Pushing Passed Pawns

While researching GE Wainwright I came across this game concluding wit a sharp rook ending in which he, on two occasions, played a move converting a win into a loss. |Yes, you’d be correct in inferring that, in between, his opponent also converted a win into a loss. In one of his last games, after a career lasting more than 40 years, the English international had the white pieces against Comins Mansfield, one of the most distinguished problemists of the last century, but also a pretty strong player.

In this case, the ending proved too difficult for either player to handle accurately. Chess is hard!

We’ll pick up the game with Wainwright, two pawns up, about to play his 33rd move. You’d expect him to win here, but you always have to be careful when your opponent has a passed pawn. Of course I wouldn’t have been able to annotate this intelligently myself, so I asked Stockfish 14 to do the work for me.

33. d5?!

The easiest way to win was 33. Ra6! with the idea of playing c4 at some point to trade off the c3 and d5 pawns for the a4 and b5 pawns, leaving Black with no counterplay.

33.. Kg7
34. Ra6?!

Now it’s too late: Black’s king is one square nearer the centre and the d-pawn is no longer defended. 34. Rb6 would have maintained White’s advantage.

34.. Rc8?

He should have preferred 34.. Rf3 35. c4 bxc4 36. Rxa4 Rc3, which should be drawn.

35. Rc6??

Turning a winning position into a losing position for the first time. The winning plan was to push the d-pawn and then, as in the note to move 33, play c4 at some point. Now Stocky tells me Black is winning.

35.. Ra8!

Correct – the only winning move.

36. Re6 Rc8?

Throwing it away. Passed pawns must be pushed! The fairly obvious 36.. a3 37. Re1 a2 38. Ra1 Kf6! (King Up For The Ending!) was winning.

37. d6 Kf8?!

Preferable was Rd8!, which should draw. Stocky now wants White to play Re7.

38. Re5 Ra8

We all know that Rooks Belong Behind Passed Pawns, but here Rd8 was better, probably still drawing.

39. Rxb5

Now White’s clearly winning again, although some of the lines are tricky.

39.. Ke8
40. c4 Kd7
41. c5 Kc6

42. c4?

The only winning move here was 42. Rb1!, following up with Rd1 to get behind the d-pawn. Now Black has one – not very obvious, I think – way to draw: 42.. Ra7! 43. Rb1 Kxc5 44. Rd1 Ra8!. I think I can understand most of this ending but the idea of 42.. Ra7! followed by 44.. Ra8! is too deep for me!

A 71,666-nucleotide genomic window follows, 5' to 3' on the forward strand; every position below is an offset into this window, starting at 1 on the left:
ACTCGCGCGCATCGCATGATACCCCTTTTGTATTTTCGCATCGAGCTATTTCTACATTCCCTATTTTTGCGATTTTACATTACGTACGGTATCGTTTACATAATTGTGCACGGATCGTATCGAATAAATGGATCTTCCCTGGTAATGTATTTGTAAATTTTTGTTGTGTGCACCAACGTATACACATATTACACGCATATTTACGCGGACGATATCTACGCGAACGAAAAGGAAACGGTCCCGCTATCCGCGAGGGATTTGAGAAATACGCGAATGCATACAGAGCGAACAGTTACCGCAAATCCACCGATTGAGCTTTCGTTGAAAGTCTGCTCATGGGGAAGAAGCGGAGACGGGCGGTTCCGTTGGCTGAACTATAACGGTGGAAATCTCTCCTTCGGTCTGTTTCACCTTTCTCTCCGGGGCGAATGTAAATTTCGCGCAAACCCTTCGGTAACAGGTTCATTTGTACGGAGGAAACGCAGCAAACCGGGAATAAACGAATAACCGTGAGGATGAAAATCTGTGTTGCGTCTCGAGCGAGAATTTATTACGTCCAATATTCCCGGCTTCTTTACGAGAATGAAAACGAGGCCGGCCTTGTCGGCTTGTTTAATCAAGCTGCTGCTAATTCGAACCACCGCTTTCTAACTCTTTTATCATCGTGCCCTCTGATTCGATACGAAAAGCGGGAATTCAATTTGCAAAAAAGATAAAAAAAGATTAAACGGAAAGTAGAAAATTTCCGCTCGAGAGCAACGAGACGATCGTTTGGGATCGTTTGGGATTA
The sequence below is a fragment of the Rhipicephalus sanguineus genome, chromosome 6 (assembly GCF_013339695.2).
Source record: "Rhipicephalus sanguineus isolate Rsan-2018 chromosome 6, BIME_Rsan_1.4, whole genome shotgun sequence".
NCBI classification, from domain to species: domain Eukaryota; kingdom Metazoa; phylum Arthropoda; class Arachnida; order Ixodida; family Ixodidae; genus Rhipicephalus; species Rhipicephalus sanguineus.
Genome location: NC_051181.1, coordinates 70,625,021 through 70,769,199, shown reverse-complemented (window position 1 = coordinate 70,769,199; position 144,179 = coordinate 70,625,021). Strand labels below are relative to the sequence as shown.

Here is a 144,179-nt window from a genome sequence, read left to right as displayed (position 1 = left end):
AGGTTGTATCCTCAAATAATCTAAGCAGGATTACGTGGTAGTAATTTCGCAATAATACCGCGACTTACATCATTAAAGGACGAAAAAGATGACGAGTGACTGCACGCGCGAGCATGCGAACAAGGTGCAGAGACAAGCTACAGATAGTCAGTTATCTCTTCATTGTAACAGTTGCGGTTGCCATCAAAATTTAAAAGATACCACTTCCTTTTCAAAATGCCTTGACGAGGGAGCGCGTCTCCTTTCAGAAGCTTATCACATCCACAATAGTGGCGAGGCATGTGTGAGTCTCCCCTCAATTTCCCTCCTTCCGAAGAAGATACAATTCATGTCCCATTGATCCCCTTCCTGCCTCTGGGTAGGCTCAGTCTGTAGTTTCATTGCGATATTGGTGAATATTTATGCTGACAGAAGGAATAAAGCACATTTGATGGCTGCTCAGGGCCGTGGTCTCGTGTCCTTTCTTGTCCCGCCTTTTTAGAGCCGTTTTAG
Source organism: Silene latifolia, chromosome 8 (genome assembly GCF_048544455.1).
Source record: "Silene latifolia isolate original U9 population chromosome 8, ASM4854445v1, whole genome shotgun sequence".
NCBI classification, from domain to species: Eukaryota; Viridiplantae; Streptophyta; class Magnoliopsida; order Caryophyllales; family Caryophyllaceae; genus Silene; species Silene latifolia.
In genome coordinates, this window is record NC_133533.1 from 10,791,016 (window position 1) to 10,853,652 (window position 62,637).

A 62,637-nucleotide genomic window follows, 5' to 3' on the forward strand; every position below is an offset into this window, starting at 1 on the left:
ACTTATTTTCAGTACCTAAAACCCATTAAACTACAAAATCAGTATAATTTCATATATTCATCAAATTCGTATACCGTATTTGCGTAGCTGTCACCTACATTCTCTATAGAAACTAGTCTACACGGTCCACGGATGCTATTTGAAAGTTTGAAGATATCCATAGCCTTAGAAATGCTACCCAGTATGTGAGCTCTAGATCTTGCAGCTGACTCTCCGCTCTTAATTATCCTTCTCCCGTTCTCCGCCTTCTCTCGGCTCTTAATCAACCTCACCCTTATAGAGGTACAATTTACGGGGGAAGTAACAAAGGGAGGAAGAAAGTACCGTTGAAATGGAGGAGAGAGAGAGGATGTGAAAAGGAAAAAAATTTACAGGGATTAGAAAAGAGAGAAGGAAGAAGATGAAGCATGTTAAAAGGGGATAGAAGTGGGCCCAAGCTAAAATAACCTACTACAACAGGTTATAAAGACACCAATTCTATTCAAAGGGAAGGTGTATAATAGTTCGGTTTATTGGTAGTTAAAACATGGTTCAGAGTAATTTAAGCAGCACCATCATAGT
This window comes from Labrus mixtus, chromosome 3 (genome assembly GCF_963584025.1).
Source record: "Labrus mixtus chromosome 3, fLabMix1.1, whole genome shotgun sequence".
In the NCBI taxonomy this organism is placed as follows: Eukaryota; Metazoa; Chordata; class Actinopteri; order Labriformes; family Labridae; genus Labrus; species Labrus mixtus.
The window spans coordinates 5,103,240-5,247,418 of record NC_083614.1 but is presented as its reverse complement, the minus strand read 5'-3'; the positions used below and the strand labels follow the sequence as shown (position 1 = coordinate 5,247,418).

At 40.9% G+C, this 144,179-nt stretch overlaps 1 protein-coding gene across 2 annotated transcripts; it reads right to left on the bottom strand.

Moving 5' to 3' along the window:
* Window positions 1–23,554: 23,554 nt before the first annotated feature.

42.. a3?
43. Rb1 Kxc5
44. Kf2??

For the second time White converts a winning position into a losing position with a single move. The win, improbably perhaps, was 44. d7! with the point that 44.. Rd8 45. Rb3! Rxd7 46. Rxa3 Kxc4, which looked to me at first like a draw, but both engines and tablebases confirm that White has several winning moves. It’s instructive to play this out for yourself, or perhaps a good training exercise for your students.

44.. Kxc4?

Black again misses his chance. The win was 44.. a2! 45. Ra1 Kxd6! and his king will eventually reach a3. Now White has several drawing moves, one of which is 45. Ra1, when his d-pawn will ensure the draw if Black plays to win the rook.

45. d7?

The final mistake. Now Black’s path to victory is clear.

45.. a2
46. Rd1 Rd8
and White resigned

Not very impressive play by either side, according to Stockfish, although admittedly it was a very difficult ending. But there players were not beginners. Looking at Rod Edwards’ retrospective ratings, Wainwright had been 2400 strength at his best, and at the time of the game both he and Mansfield were somewhere around 2100-2150 strength. As I keep on saying, it’s even more important these days to be good at endings, especially pawn and rook endings. I hope you and/or your students will learn from this example.

Richard James

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Richard James

Author: Richard James

Richard James is a professional chess teacher and writer living in Twickenham, and working mostly with younger children and beginners. He was the co-founder of Richmond Junior Chess Club in 1975 and its director until 2005. He is the webmaster of chessKIDS academy (www.chesskids.org.uk or www.chesskids.me.uk) and, most recently, the author of Chess for Kids and The Right Way to Teach Chess to Kids, both published by Right Way Books. Richard has been a member of Richmond & Twickenham Chess Club since 1966. Richard is a published author and his books can be found at Amazon. Richard is currently promoting minichess (games and puzzles using subsets of chess) for younger children through his website www.minichess.uk, and writing coaching materials for children (and adults) who want to start playing serious competitive chess, through www.chessheroes.uk. View all posts by Richard James

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